The purpose of this article is to highlight an income closed end fund that could offer an investor's portfolio solid income, a high yield, an efficient expense ratio, and diversification (against a bond heavy portfolio or a basket of bond heavy closed end funds). Highlighted on Morningstar's website, AllianzGI NFJ Dividend Interest & Premium Common Fund (NYSE:NFJ) seeks current income with long term capital appreciation through investment in dividend paying common stocks, income producing convertible securities, and through utilizing a covered call and options strategy.
- Quote Snapshot
- Market Cap: $1,648.5mil
- Distribution Rate: 10.32%
- Total Leverage Ratio: 0.00%
- 52 Week Range: $17.39 - 18.62
- Premium/Discount: -5.22%
- Current Market Price: $17.38
- NAV: $18.40
- Expense Ratio: 0.97%
Here is why you should add NFJ to your portfolio if you are a yield hungry investor:
- Diversification - (View Asset Allocation Chart Below) NFJ is very well diversified by sector weighting and across US/Non-US Stocks with low exposure to Non-US stocks (for investors who prefer US Equities).
- Very Low Expense Ratio - It was very surprising to learn that NFJ had an expense ratio below 1%, which is definitely a closed end fund low in terms of active covered call and options strategy fund management. If you have closed end funds like PGP in your portfolio, NFJ's expense ratio could take the average expense ratio in your portfolio down and give you the same overall yield.
- Zero Leverage Ratio - NFJ manages to distribute earnings and achieve what PGP does (from a yield and strategy basis), but with no leverage, which is surprising in the high yielding closed end fund industry when it comes to covered call and option strategy closed end fund management.
- Discount to NAV - Based on a 10 year chart of NFJ, the discount and trading market price are converging to zero (when NAV equals trading market price), but at a very slow rate. In this case, buying NFJ would be an advantageous position with the potential for a 5% upside in price solely in price appreciation (on top of the high yield).
- Market Capitalization - there are only a few closed end funds that have an investor base that is over $1,648.5mil, including PHK (which is actually smaller by market cap), and this is viewed as a strong point in the closed end fund industry (the bigger the fund, the more on the line for the investment manager to perform and deliver strong results in terms of reputation, especially PIMCO/AllianzGI).
- Thin 52 Week Range - NFJ's closed end fund price is very consistent (does not drastically swing within any given year in a normal market environment), with very little swings, unlike other high yield funds (like: PHK, PGP, GPM, which are sensitive to market swings) that have much wider 52 week price ranges.
- Morningstar Bronze Rating (this is a final consideration, not primary when buying NFJ)- "This fund has earned a Morningstar Analyst Rating of Bronze for its decent risk-adjusted performance against its large-value peers, but mediocre performance on an absolute basis…Though the fund giant has improved its transparency around CEF leverage, it could still do more to increase transparency." (Source: Morningstar.com)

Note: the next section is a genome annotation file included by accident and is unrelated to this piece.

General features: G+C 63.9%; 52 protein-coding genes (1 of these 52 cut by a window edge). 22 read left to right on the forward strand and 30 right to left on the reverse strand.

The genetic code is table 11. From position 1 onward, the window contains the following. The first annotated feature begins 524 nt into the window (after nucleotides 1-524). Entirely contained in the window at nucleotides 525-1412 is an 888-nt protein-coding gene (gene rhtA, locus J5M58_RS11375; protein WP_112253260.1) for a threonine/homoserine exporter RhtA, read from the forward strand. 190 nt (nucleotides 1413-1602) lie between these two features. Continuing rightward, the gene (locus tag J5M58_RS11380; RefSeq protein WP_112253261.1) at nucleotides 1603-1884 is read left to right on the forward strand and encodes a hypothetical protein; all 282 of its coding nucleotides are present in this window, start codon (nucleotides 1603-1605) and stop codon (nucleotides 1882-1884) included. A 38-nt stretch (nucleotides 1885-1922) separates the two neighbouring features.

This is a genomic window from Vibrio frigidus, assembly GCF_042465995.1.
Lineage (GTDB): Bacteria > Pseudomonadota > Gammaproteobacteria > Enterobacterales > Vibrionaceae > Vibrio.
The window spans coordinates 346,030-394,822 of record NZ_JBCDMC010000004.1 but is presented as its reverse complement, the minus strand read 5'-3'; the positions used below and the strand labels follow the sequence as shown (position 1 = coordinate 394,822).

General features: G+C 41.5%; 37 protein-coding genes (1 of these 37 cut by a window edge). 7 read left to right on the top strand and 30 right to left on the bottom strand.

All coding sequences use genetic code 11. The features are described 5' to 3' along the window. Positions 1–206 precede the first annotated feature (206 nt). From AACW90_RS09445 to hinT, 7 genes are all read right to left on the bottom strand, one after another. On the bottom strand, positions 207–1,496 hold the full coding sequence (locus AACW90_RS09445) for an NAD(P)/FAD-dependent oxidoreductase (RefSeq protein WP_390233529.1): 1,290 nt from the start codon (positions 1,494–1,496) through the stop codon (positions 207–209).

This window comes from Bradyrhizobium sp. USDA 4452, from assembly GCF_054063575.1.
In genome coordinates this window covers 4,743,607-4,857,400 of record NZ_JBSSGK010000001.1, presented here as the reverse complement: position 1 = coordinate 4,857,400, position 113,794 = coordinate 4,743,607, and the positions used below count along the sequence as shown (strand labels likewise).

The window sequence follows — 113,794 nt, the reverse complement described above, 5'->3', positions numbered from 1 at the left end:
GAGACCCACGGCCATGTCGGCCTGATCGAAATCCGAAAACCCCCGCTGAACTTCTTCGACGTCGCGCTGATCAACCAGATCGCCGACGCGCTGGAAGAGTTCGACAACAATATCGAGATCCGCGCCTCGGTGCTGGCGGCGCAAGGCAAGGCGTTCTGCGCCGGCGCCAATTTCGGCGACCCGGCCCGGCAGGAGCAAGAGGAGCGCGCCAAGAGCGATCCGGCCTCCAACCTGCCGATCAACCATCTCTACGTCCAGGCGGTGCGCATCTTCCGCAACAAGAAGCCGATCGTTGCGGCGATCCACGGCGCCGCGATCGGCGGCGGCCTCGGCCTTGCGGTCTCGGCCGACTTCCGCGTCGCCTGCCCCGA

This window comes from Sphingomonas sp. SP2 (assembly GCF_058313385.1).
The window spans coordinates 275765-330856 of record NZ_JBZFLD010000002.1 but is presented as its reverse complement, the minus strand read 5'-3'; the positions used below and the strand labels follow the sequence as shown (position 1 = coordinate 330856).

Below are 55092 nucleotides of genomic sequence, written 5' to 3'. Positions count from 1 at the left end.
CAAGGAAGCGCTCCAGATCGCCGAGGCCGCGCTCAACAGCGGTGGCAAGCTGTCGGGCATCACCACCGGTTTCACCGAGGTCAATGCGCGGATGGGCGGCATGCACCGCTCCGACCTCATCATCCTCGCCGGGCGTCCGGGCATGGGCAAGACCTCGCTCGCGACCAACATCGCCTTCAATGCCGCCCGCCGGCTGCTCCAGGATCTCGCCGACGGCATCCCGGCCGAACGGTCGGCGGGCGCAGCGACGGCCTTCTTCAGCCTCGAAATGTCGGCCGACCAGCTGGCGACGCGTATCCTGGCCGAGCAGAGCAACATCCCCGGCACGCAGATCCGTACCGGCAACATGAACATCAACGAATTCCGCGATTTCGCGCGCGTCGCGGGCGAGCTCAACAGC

Here is why I haven't bought more of NFJ:
- Distribution Frequency - NFJ makes quarterly distributions, which at first glance isn't what I favor when it comes to high yielding closed end funds considering many alternative closed end funds offer monthly distributions. It's just nicer to get monthly distributions if the option exists, which in the closed end fund industry, it does.
- Distribution Composition (View Distribution Chart Below) - NFJ pays out a combination of Fund Income and Return of Capital to meet investor expectations (distributions), which is not a sustainable distribution composition. Even if the closed end fund is trading at a discount to NAV, that does not explain why such a significant portion of the distributions are made up of capital returns to the investor.
What other Closed End Funds would go great with NFJ in an Income Portfolio:
- NCZ - NCZ will offer some extra high yield (NCZ yields 11%+ per year) plus bond exposure, balancing out an investor's portfolio nicely. Read more about the distribution, leverage ratio, and expense ratios across NCZ and other funds here.
- PHK - PHK would also fit nicely with NFJ, which would give an investor even higher yield than NCZ and even greater bond exposure. Note: PHK s current market price is also in service to rise, read about it here under the PHK Betalyst View.
- GPM - If you are very bullish on the Equity markets, pick up GPM, giving you significant exposure to Equities and several large ETFs that track multiple sectors (while enjoying a very generous yield).
- EHI - if you are a more conservative investor, EHI offers less yield than PHK and NCZ, read my article on EHI to learn more.
Our View: Owning NFJ is very advantageous for all the reasons mentioned above, however, do not weight too much of your portfolio on NFJ. Let NFJ serve as an income diversifier in your portfolio from drastic market swings and don't forget to own higher yielding closed end funds for yield type diversification (balance of Bonds and Equities) and higher upside from a yield perspective. I would recommend pairing NFJ with NCZ (and potentially NCV, if the price drops to reflect its fair market price) for efficient yield utilization.
Disclosure: I am long NFJ, GPM, PHK, NCV, NCZ. I wrote this article myself, and it expresses my own opinions. I am not receiving compensation for it (other than from Seeking Alpha). I have no business relationship with any company whose stock is mentioned in this article.